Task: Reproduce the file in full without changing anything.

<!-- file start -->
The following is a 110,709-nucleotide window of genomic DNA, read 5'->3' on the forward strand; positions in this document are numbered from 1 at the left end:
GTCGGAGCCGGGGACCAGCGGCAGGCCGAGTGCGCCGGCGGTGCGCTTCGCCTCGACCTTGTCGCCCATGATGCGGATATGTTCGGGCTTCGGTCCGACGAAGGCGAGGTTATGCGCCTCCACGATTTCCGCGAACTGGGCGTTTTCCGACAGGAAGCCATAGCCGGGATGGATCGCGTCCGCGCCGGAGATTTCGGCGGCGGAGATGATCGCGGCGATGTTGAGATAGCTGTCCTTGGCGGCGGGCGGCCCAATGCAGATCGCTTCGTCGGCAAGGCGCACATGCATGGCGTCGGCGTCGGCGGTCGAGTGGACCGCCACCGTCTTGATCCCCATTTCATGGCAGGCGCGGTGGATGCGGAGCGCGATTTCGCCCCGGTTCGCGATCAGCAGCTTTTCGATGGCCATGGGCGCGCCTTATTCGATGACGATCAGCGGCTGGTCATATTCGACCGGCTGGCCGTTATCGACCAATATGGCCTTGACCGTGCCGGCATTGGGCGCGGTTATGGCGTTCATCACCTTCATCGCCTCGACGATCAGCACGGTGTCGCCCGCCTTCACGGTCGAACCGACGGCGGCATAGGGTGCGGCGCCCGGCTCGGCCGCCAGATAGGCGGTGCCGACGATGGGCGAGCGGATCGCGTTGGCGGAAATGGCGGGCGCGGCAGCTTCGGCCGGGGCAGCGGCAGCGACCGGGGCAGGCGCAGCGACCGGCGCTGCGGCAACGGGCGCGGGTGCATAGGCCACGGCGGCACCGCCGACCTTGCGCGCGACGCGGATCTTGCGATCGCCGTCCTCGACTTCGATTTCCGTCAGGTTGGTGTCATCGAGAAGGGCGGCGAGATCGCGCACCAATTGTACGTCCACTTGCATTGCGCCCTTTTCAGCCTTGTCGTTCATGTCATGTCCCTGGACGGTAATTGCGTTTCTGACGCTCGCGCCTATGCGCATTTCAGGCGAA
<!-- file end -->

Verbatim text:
The following is a 110,709-nucleotide window of genomic DNA, read 5'->3' on the forward strand; positions in this document are numbered from 1 at the left end:
GTCGGAGCCGGGGACCAGCGGCAGGCCGAGTGCGCCGGCGGTGCGCTTCGCCTCGACCTTGTCGCCCATGATGCGGATATGTTCGGGCTTCGGTCCGACGAAGGCGAGGTTATGCGCCTCCACGATTTCCGCGAACTGGGCGTTTTCCGACAGGAAGCCATAGCCGGGATGGATCGCGTCCGCGCCGGAGATTTCGGCGGCGGAGATGATCGCGGCGATGTTGAGATAGCTGTCCTTGGCGGCGGGCGGCCCAATGCAGATCGCTTCGTCGGCAAGGCGCACATGCATGGCGTCGGCGTCGGCGGTCGAGTGGACCGCCACCGTCTTGATCCCCATTTCATGGCAGGCGCGGTGGATGCGGAGCGCGATTTCGCCCCGGTTCGCGATCAGCAGCTTTTCGATGGCCATGGGCGCGCCTTATTCGATGACGATCAGCGGCTGGTCATATTCGACCGGCTGGCCGTTATCGACCAATATGGCCTTGACCGTGCCGGCATTGGGCGCGGTTATGGCGTTCATCACCTTCATCGCCTCGACGATCAGCACGGTGTCGCCCGCCTTCACGGTCGAACCGACGGCGGCATAGGGTGCGGCGCCCGGCTCGGCCGCCAGATAGGCGGTGCCGACGATGGGCGAGCGGATCGCGTTGGCGGAAATGGCGGGCGCGGCAGCTTCGGCCGGGGCAGCGGCAGCGACCGGGGCAGGCGCAGCGACCGGCGCTGCGGCAACGGGCGCGGGTGCATAGGCCACGGCGGCACCGCCGACCTTGCGCGCGACGCGGATCTTGCGATCGCCGTCCTCGACTTCGATTTCCGTCAGGTTGGTGTCATCGAGAAGGGCGGCGAGATCGCGCACCAATTGTACGTCCACTTGCATTGCGCCCTTTTCAGCCTTGTCGTTCATGTCATGTCCCTGGACGGTAATTGCGTTTCTGACGCTCGCGCCTATGCGCATTTCAGGCGAA